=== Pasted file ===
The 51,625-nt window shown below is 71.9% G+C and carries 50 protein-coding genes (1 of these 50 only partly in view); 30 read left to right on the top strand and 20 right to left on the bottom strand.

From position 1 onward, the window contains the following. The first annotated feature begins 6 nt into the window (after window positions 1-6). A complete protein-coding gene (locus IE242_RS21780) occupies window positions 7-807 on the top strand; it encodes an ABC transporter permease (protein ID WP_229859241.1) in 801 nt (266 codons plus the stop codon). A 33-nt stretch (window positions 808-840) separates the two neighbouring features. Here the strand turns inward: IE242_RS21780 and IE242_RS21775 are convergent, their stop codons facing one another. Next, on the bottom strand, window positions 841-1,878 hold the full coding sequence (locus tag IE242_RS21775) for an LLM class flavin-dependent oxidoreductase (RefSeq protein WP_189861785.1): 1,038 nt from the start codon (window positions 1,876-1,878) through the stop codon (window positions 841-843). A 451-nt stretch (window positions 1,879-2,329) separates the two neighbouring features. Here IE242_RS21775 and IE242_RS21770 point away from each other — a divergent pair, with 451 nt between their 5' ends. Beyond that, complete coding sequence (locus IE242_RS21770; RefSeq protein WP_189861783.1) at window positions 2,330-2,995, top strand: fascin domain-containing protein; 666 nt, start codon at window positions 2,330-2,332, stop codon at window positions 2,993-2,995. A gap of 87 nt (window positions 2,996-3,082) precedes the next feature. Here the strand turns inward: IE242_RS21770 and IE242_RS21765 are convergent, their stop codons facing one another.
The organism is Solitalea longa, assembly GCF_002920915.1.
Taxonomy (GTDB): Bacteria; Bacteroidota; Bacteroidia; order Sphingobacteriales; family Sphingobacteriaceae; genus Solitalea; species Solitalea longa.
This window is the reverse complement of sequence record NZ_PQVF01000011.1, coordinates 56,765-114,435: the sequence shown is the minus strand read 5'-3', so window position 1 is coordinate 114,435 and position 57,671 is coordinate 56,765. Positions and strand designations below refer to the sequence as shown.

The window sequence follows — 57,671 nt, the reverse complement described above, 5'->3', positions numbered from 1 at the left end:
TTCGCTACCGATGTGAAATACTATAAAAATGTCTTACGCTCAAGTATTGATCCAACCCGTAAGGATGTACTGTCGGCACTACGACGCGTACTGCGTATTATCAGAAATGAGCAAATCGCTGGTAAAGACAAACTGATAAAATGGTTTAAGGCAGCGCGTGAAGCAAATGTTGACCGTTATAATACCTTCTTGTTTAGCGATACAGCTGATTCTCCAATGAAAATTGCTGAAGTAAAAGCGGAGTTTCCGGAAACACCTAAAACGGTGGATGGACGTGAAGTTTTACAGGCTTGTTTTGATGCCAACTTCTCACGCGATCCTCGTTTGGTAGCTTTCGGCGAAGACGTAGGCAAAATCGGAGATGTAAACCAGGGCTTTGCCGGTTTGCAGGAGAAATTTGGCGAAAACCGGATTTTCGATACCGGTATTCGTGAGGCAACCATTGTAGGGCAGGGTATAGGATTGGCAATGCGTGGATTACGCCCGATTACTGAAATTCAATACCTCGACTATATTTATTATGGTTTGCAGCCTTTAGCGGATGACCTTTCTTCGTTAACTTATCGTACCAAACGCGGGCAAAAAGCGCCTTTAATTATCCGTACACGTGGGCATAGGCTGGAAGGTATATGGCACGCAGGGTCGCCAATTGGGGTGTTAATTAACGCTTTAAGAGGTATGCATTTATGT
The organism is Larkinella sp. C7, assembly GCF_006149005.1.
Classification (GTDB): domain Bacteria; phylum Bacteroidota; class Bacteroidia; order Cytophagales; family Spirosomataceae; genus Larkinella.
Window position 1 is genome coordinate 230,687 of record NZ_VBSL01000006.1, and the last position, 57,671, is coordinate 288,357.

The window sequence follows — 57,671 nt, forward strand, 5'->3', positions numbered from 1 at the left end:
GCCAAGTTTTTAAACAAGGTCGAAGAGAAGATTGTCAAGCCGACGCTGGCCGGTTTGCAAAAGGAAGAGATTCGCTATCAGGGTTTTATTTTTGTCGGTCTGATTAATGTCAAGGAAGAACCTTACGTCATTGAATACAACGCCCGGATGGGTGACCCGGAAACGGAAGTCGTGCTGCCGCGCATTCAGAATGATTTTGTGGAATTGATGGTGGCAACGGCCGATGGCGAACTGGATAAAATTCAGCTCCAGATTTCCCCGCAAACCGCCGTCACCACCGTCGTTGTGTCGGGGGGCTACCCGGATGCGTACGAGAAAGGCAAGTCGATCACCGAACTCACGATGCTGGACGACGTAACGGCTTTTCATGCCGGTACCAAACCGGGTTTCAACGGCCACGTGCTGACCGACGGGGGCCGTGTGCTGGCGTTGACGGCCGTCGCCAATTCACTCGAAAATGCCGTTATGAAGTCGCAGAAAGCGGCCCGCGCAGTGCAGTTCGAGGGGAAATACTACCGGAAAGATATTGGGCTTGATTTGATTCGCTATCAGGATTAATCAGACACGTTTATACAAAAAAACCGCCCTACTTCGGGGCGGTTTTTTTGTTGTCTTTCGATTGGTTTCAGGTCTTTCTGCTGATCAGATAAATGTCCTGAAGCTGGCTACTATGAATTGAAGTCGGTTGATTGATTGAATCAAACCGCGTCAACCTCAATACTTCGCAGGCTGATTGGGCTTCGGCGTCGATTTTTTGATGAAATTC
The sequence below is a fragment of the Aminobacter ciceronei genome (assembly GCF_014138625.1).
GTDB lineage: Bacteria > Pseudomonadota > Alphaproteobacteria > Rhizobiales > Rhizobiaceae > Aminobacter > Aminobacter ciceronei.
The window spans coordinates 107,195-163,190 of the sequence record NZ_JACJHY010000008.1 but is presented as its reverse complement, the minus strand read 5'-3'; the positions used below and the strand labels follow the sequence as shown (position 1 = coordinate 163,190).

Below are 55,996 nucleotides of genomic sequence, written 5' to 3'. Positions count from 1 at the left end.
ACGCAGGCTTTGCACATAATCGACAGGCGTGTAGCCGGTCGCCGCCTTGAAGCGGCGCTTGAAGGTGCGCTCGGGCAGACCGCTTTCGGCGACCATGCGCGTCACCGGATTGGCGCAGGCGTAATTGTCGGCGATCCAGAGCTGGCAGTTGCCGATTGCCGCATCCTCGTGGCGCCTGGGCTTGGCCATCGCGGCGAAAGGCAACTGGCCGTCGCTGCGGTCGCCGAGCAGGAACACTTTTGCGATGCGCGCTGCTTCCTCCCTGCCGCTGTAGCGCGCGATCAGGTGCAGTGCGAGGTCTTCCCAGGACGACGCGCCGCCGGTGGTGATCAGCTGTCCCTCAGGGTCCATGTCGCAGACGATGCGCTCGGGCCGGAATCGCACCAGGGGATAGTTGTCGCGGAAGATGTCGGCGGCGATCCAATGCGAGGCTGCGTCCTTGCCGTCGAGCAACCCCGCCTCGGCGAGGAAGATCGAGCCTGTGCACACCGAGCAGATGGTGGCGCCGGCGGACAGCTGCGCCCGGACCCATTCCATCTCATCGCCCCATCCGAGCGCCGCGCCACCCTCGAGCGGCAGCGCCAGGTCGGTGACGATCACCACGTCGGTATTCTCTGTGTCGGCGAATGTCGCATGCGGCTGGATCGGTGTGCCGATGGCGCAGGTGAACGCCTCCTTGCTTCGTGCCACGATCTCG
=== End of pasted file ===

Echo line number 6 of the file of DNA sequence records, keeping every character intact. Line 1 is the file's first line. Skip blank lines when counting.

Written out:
The window sequence follows — 57,671 nt, the reverse complement described above, 5'->3', positions numbered from 1 at the left end: